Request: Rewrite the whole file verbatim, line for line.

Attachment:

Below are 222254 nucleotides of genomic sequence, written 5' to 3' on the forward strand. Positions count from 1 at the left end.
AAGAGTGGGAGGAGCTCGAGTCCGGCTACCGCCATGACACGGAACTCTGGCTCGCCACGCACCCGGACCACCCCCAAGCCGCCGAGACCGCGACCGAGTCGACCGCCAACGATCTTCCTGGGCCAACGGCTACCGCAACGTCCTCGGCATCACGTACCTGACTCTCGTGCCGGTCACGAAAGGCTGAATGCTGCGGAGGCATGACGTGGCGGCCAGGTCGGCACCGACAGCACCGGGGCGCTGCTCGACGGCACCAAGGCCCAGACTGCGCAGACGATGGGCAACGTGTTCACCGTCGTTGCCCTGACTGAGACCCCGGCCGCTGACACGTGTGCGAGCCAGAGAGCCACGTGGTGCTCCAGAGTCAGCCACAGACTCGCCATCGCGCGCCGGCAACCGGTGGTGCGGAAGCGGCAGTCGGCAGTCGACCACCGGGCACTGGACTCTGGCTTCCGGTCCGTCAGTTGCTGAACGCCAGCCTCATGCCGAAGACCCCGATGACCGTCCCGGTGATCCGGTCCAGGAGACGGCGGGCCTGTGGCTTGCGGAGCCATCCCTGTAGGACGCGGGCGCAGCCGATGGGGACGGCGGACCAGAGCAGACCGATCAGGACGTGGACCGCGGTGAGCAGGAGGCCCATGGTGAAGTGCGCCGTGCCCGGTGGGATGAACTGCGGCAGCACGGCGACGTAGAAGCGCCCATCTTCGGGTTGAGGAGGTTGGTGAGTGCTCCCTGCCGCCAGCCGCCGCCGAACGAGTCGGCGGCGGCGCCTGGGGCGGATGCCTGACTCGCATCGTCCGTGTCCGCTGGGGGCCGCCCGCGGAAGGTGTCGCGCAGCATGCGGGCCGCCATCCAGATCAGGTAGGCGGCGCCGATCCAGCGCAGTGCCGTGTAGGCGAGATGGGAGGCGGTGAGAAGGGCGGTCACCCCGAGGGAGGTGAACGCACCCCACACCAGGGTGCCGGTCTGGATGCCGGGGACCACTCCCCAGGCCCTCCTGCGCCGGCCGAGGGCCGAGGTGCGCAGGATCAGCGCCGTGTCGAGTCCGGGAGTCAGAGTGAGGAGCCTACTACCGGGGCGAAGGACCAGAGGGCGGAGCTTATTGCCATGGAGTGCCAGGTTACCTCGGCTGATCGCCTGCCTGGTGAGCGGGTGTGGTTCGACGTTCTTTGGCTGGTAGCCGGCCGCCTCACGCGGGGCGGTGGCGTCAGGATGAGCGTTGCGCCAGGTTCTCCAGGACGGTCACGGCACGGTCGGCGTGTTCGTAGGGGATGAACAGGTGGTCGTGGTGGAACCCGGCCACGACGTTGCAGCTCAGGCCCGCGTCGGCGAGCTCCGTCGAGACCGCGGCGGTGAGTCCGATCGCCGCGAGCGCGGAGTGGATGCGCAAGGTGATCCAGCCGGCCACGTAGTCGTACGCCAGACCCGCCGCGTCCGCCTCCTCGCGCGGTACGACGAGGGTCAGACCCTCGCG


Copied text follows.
Below are 222254 nucleotides of genomic sequence, written 5' to 3' on the forward strand. Positions count from 1 at the left end.
AAGAGTGGGAGGAGCTCGAGTCCGGCTACCGCCATGACACGGAACTCTGGCTCGCCACGCACCCGGACCACCCCCAAGCCGCCGAGACCGCGACCGAGTCGACCGCCAACGATCTTCCTGGGCCAACGGCTACCGCAACGTCCTCGGCATCACGTACCTGACTCTCGTGCCGGTCACGAAAGGCTGAATGCTGCGGAGGCATGACGTGGCGGCCAGGTCGGCACCGACAGCACCGGGGCGCTGCTCGACGGCACCAAGGCCCAGACTGCGCAGACGATGGGCAACGTGTTCACCGTCGTTGCCCTGACTGAGACCCCGGCCGCTGACACGTGTGCGAGCCAGAGAGCCACGTGGTGCTCCAGAGTCAGCCACAGACTCGCCATCGCGCGCCGGCAACCGGTGGTGCGGAAGCGGCAGTCGGCAGTCGACCACCGGGCACTGGACTCTGGCTTCCGGTCCGTCAGTTGCTGAACGCCAGCCTCATGCCGAAGACCCCGATGACCGTCCCGGTGATCCGGTCCAGGAGACGGCGGGCCTGTGGCTTGCGGAGCCATCCCTGTAGGACGCGGGCGCAGCCGATGGGGACGGCGGACCAGAGCAGACCGATCAGGACGTGGACCGCGGTGAGCAGGAGGCCCATGGTGAAGTGCGCCGTGCCCGGTGGGATGAACTGCGGCAGCACGGCGACGTAGAAGCGCCCATCTTCGGGTTGAGGAGGTTGGTGAGTGCTCCCTGCCGCCAGCCGCCGCCGAACGAGTCGGCGGCGGCGCCTGGGGCGGATGCCTGACTCGCATCGTCCGTGTCCGCTGGGGGCCGCCCGCGGAAGGTGTCGCGCAGCATGCGGGCCGCCATCCAGATCAGGTAGGCGGCGCCGATCCAGCGCAGTGCCGTGTAGGCGAGATGGGAGGCGGTGAGAAGGGCGGTCACCCCGAGGGAGGTGAACGCACCCCACACCAGGGTGCCGGTCTGGATGCCGGGGACCACTCCCCAGGCCCTCCTGCGCCGGCCGAGGGCCGAGGTGCGCAGGATCAGCGCCGTGTCGAGTCCGGGAGTCAGAGTGAGGAGCCTACTACCGGGGCGAAGGACCAGAGGGCGGAGCTTATTGCCATGGAGTGCCAGGTTACCTCGGCTGATCGCCTGCCTGGTGAGCGGGTGTGGTTCGACGTTCTTTGGCTGGTAGCCGGCCGCCTCACGCGGGGCGGTGGCGTCAGGATGAGCGTTGCGCCAGGTTCTCCAGGACGGTCACGGCACGGTCGGCGTGTTCGTAGGGGATGAACAGGTGGTCGTGGTGGAACCCGGCCACGACGTTGCAGCTCAGGCCCGCGTCGGCGAGCTCCGTCGAGACCGCGGCGGTGAGTCCGATCGCCGCGAGCGCGGAGTGGATGCGCAAGGTGATCCAGCCGGCCACGTAGTCGTACGCCAGACCCGCCGCGTCCGCCTCCTCGCGCGGTACGACGAGGGTCAGACCCTCGCG